Easton's eye on the quirky British

'A' is for alcohol, 'Q' is for Queen and 'S' is for silly hats.

Easton book

Not the alphabet as learnt by young children, but the alphabet as interpreted by BBC News' Home Editor Mark Easton for his first book.

'I'd never thought of writing a book,' confides Easton, as he prepares for the launch of Britain Etc., on March 1. 'I bumped into somebody at a party who said 'You should write a book', and we had lunch and before I knew it I had agreed to do it.'

There may also have been an element of peer pressure. Easton's two brothers, his sister, father, grandfather and grandmother are all published authors, so last year he dedicated himself to rising before five, creeping downstairs while his wife and children slept, and spending two hours researching and writing.

Dogs define the nation

'I have to say, I really enjoyed it,' he enthuses. 'It's dead quiet, your brain is clear and I just used to sit there and work and work and work. It was also a journey of discovery, I would start with a blank sheet of paper and go from there.'

Britain Etc., as the chapter headings might suggest, is a sideways glance at things we take for granted and our relationships with them. For example, D is for dogs. Easton believes that when you delve into the subject of the British and the dogs they own what you find is an essay on class. 'The sort of person you are, the person you want to be, or the social class you are in or want to be in, is defined by the breed on the end of the lead.'

Start Quote

The person you are, the person you want to be... is defined by the breed on the end of the lead”

End Quote Mark Easton Author, Britain Etc.,

'S', as noted, is for silly hats. 'It's about our need for the irrational in our lives,' he explains. 'It's also about the importance of ritual. We invest certain things with great importance even though it doesn't really make sense. Take the State Opening of Parliament. It could be done with a press release, but we do it with a coach and men walking backwards in tail coats.'

Bite size information for all

This examination of the nation isn't the book that Easton set out to write. His first idea was for something like the content of his BBC blog, informed by his knowledge as Home Editor. 'But my blog is prompted by the news, so I needed a different peg for the essays. My first thought was 52 essays, one for each week of the year prompted by a quotation from a famous British person born in that week.'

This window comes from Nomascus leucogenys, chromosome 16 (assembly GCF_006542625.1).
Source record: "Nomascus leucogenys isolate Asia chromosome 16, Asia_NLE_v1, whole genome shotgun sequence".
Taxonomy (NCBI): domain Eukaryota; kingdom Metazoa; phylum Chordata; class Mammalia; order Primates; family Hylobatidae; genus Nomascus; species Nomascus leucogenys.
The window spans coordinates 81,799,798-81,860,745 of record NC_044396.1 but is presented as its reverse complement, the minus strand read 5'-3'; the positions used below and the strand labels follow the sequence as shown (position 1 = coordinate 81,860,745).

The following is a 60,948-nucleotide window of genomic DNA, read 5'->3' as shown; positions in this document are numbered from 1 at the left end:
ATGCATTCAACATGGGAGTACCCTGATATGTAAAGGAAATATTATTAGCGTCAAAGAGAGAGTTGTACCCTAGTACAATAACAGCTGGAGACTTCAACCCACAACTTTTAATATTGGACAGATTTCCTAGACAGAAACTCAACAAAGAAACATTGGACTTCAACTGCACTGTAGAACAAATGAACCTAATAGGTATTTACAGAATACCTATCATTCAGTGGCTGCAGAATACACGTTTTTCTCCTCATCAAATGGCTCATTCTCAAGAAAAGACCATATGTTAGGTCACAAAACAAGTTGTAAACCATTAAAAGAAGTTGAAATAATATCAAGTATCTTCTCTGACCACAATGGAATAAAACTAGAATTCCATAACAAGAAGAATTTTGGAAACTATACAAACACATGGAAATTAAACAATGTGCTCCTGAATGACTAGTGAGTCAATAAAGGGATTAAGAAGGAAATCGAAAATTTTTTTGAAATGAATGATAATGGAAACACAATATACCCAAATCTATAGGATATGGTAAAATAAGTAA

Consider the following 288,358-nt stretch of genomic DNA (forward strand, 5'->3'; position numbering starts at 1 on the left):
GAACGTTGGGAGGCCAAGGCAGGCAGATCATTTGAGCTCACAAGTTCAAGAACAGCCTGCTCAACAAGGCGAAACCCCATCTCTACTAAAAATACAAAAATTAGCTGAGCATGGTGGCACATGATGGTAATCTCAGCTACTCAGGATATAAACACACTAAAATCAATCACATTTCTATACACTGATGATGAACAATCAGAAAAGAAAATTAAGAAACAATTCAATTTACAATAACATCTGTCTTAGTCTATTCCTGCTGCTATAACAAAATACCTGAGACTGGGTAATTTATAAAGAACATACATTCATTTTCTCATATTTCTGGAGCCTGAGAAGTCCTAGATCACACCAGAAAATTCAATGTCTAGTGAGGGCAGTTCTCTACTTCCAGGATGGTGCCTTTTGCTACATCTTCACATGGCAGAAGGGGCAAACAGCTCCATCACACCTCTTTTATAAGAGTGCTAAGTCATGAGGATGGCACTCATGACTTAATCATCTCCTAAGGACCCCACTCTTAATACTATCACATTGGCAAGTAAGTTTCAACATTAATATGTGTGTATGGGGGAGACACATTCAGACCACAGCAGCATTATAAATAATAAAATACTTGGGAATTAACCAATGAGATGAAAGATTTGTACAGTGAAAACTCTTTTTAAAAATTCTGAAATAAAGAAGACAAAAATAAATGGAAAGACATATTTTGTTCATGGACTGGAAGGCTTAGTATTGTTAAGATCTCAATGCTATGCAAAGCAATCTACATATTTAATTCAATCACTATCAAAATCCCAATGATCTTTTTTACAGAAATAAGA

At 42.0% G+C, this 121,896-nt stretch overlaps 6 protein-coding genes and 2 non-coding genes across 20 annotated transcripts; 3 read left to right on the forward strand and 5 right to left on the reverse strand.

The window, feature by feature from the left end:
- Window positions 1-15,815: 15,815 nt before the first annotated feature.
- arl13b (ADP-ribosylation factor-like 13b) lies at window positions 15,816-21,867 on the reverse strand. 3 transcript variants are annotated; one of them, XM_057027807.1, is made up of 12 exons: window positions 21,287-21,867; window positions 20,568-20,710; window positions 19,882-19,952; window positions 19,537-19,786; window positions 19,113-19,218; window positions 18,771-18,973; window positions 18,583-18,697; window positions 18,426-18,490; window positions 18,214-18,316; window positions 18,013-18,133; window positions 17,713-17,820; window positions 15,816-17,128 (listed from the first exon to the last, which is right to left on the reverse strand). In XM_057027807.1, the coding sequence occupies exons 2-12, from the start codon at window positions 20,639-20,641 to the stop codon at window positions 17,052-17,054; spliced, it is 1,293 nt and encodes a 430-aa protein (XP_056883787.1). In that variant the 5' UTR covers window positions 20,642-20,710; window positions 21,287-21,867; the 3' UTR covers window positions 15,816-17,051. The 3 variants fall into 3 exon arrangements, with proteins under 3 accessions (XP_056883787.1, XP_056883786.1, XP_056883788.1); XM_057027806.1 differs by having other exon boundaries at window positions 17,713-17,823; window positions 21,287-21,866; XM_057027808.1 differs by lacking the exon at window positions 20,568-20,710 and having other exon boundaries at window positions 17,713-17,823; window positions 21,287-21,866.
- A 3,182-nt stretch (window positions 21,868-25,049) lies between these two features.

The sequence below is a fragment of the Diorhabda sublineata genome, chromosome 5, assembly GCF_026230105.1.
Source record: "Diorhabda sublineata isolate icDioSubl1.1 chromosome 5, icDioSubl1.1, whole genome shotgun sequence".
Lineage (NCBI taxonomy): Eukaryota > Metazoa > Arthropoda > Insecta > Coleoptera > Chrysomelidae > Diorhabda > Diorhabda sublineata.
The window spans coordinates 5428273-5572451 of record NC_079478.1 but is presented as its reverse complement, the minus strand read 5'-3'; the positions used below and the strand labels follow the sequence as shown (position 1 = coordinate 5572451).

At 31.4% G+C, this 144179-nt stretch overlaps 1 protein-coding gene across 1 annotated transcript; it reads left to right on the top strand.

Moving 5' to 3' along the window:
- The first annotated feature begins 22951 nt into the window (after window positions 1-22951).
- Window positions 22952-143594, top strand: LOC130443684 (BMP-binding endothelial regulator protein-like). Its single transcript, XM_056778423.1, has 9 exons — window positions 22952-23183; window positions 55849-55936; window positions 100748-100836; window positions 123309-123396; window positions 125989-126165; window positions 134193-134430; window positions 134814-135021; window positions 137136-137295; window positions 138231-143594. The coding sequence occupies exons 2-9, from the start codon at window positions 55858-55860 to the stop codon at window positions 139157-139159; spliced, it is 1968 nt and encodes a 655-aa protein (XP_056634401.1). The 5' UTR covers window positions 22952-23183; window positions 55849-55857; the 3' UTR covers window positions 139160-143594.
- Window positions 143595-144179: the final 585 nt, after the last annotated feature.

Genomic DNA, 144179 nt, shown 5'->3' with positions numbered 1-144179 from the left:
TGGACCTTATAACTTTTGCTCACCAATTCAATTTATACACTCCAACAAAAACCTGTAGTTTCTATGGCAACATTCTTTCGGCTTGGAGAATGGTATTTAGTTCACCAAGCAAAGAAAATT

It didn't take long for Easton to realise that this premise was going to produce a huge book, and require an enormous amount of research just to find his subjects. So he decided on the alphabet, 'You know, what does 'X' stand for…'*

Easton hopes that readers will dip into the book [after buying it] and find the information in it entertaining and useful. 'I hope there'll be a bit of 'oh, I never thought of it like that,' and 'I didn't know that'.' He says. 'I'm hoping they'll feel they've got a bite sized bit of information they can use in their conversation on these subjects.'

Mark Easton 'It was a journey of discovery' says Mark Easton

Britain Etc., is being published in paperback, as an audiobook and as an e-book. 'My son, who got a Kindle for Christmas, wants to be the first person to upload the e-version.'

Whether Easton will write another is, he says, dependent on how this one sells. 'My ambition was to write a book that people would pay money to read and if I succeed in that it's job done.' he says. 'Although if it also makes people think and gets talked about then I'll be really pleased.'

Britain Etc., by Mark Easton, published by Simon and Schuster March 1, £14.99, Kindle edition £6.99

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